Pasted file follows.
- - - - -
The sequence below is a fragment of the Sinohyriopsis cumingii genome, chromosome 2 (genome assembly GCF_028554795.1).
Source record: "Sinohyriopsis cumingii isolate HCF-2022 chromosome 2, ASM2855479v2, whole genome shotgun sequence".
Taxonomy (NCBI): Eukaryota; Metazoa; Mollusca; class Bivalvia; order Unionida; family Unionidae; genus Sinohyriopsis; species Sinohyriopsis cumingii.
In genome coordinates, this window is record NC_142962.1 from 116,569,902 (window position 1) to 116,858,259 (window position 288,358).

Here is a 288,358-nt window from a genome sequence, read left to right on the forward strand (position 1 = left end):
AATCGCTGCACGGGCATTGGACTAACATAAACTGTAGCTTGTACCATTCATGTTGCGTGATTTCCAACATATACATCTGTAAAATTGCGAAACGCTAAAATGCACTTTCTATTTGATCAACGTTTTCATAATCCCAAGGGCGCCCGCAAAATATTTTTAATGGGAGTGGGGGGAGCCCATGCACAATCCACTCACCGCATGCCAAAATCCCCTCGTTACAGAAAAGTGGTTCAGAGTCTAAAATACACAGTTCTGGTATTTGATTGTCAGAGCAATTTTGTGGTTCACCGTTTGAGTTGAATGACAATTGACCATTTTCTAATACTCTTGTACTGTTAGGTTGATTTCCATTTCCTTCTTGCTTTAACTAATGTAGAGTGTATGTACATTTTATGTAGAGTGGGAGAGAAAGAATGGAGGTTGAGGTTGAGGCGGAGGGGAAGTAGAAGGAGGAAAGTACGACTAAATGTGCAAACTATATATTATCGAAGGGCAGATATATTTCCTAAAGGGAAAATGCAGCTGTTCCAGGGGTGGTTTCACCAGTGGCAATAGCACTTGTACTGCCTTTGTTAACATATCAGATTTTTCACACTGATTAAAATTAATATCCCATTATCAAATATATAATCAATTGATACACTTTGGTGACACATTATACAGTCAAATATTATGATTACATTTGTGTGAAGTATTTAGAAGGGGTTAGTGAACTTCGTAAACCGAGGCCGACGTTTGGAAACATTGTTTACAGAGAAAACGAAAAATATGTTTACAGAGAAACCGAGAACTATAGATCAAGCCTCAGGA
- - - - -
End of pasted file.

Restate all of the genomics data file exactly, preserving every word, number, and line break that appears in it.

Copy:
The sequence below is a fragment of the Sinohyriopsis cumingii genome, chromosome 2 (genome assembly GCF_028554795.1).
Source record: "Sinohyriopsis cumingii isolate HCF-2022 chromosome 2, ASM2855479v2, whole genome shotgun sequence".
Taxonomy (NCBI): Eukaryota; Metazoa; Mollusca; class Bivalvia; order Unionida; family Unionidae; genus Sinohyriopsis; species Sinohyriopsis cumingii.
In genome coordinates, this window is record NC_142962.1 from 116,569,902 (window position 1) to 116,858,259 (window position 288,358).

Here is a 288,358-nt window from a genome sequence, read left to right on the forward strand (position 1 = left end):
AATCGCTGCACGGGCATTGGACTAACATAAACTGTAGCTTGTACCATTCATGTTGCGTGATTTCCAACATATACATCTGTAAAATTGCGAAACGCTAAAATGCACTTTCTATTTGATCAACGTTTTCATAATCCCAAGGGCGCCCGCAAAATATTTTTAATGGGAGTGGGGGGAGCCCATGCACAATCCACTCACCGCATGCCAAAATCCCCTCGTTACAGAAAAGTGGTTCAGAGTCTAAAATACACAGTTCTGGTATTTGATTGTCAGAGCAATTTTGTGGTTCACCGTTTGAGTTGAATGACAATTGACCATTTTCTAATACTCTTGTACTGTTAGGTTGATTTCCATTTCCTTCTTGCTTTAACTAATGTAGAGTGTATGTACATTTTATGTAGAGTGGGAGAGAAAGAATGGAGGTTGAGGTTGAGGCGGAGGGGAAGTAGAAGGAGGAAAGTACGACTAAATGTGCAAACTATATATTATCGAAGGGCAGATATATTTCCTAAAGGGAAAATGCAGCTGTTCCAGGGGTGGTTTCACCAGTGGCAATAGCACTTGTACTGCCTTTGTTAACATATCAGATTTTTCACACTGATTAAAATTAATATCCCATTATCAAATATATAATCAATTGATACACTTTGGTGACACATTATACAGTCAAATATTATGATTACATTTGTGTGAAGTATTTAGAAGGGGTTAGTGAACTTCGTAAACCGAGGCCGACGTTTGGAAACATTGTTTACAGAGAAAACGAAAAATATGTTTACAGAGAAACCGAGAACTATAGATCAAGCCTCAGGA